Silvio Monfardini, MD
Lodovico Balducci, MD
In part 1 of this two-part review, we looked at early pioneers in the field of medical oncology in Europe, as well as the development of international cooperative trials and the formation of European oncology societies (see related articles below). In part 2, we explore how the field of medical oncology evolved in individual European countries and pay homage to some of the many innovators who pursued this worthy goal, sometimes at the risk of criticism from their colleagues.
As we stated in part 1 of this history, our goal with this review of the pivotal years of oncology in Europe is to acknowledge the tremendous contributions of the early leaders in the field and to help young investigators learn from the past to better cope with the inevitable challenges of today and tomorrow. We begin here with some of the key pioneers in the development of medical oncology in Europe, grouped according to their home countries.
In 1953, an independent medical service was created with the goal of establishing a comprehensive cancer center within the Institut Jules Bordet in Brussels, which was initiated by the Belgian medical oncology pioneer Henry Tagnon, MD. That first step paved the way for establishing the specialty of medical oncology throughout the continent of Europe.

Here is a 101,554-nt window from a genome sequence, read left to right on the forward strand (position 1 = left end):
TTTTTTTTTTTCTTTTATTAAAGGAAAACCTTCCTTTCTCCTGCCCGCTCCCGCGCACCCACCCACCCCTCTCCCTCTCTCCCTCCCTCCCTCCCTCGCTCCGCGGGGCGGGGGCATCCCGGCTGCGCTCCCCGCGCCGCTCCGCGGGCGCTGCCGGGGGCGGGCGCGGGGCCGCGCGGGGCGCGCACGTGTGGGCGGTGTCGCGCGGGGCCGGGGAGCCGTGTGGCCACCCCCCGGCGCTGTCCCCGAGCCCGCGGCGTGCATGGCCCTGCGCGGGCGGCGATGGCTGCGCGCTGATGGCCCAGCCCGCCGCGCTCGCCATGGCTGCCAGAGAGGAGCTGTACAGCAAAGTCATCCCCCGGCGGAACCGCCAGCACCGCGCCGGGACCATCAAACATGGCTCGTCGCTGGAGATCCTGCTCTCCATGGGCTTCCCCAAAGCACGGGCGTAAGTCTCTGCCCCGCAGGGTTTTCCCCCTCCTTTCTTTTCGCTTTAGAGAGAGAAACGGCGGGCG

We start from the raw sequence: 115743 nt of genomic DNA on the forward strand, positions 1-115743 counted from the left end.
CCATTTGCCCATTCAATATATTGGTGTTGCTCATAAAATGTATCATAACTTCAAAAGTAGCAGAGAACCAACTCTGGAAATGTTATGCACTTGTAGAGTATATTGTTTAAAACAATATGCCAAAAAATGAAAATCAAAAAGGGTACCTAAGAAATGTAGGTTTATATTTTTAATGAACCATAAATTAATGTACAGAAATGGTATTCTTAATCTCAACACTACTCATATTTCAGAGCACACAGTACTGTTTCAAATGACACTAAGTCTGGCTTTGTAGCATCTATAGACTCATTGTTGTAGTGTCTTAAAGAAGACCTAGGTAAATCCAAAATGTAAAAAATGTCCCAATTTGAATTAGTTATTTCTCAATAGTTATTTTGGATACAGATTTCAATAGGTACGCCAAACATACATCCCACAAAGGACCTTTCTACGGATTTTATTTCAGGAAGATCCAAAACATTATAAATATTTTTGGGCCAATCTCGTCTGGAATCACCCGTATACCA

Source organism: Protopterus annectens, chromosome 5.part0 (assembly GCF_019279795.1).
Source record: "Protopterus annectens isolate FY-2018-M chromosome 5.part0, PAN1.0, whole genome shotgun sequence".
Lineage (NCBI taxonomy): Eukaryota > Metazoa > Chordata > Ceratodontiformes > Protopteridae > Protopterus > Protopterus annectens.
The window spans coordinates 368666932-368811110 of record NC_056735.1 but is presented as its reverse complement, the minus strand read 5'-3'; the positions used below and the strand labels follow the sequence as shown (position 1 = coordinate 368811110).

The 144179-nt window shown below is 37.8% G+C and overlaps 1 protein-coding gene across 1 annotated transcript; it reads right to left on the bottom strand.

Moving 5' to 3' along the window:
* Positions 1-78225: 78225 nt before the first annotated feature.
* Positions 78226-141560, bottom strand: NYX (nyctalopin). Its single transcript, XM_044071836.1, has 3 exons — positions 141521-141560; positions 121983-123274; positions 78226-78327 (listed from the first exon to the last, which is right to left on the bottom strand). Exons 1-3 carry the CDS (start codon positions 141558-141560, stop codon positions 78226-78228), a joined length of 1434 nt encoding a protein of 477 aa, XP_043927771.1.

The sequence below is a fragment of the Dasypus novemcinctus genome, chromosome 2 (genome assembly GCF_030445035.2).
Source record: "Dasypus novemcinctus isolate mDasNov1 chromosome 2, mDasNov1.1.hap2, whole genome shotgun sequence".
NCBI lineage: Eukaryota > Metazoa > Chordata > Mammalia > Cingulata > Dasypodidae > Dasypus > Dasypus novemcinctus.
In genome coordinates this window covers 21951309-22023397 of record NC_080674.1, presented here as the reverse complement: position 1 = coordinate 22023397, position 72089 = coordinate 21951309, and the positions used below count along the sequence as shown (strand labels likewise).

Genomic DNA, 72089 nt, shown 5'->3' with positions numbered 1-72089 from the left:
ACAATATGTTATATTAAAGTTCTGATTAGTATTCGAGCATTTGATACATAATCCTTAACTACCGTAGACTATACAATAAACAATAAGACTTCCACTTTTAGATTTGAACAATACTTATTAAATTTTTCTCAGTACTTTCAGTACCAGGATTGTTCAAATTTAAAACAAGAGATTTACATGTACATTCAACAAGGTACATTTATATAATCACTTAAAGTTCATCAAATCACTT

In 1936, Dr. Tagnon had obtained his medical degree from the Université Libre de Bruxelles. After 4 years of training in internal medicine, he fled the Nazi invasion of his country and immigrated to the United States, where he continued his medical training, spending 6 years at Harvard Medical School in Boston, 7 years at Cornell University and Memorial Sloan Kettering Cancer Center in New York, and returning to Brussels in 1953.
In 1954, Yvon Kenis, MD, who would become the second President of the European Society for Medical Oncology (ESMO) in 1977, joined Dr. Tagnon as his first assistant in the newly created medical service at the Institut Jules Bordet. However, Dr. Kenis’ employment was met with derision by some members of the hospital staff, who predicted the impending shutdown of a service of cancer medicine they considered “superfluous.”
Eventually, Dr. Kenis left the Institut Jules Bordet to devote his time to the study of bioethics. In an address honoring Dr. Kenis’ work, Dr. Tagnon recounted the criticism against Dr. Kenis: “‘It is bad enough to sacrifice a man,’ meaning me, said they [referring to the critics], ‘but to draw in a young doctor, what madness!’” Dr. Tagnon went on to say: “We both ignored these encouraging words, because my American experience had taught me to disregard objections to a worthy project and Yvon because of his adventurous and optimistic turn of mind.”1
Dr. Tagnon published his first study on cytotoxic chemotherapy in 19542 and one on hormonal therapy for breast cancer in 1958.3 Over the next decade, Dr. Kenis produced a number of studies of systemic chemotherapies for cancer, including procarbazine for the treatment of -Hodgkin lymphoma.4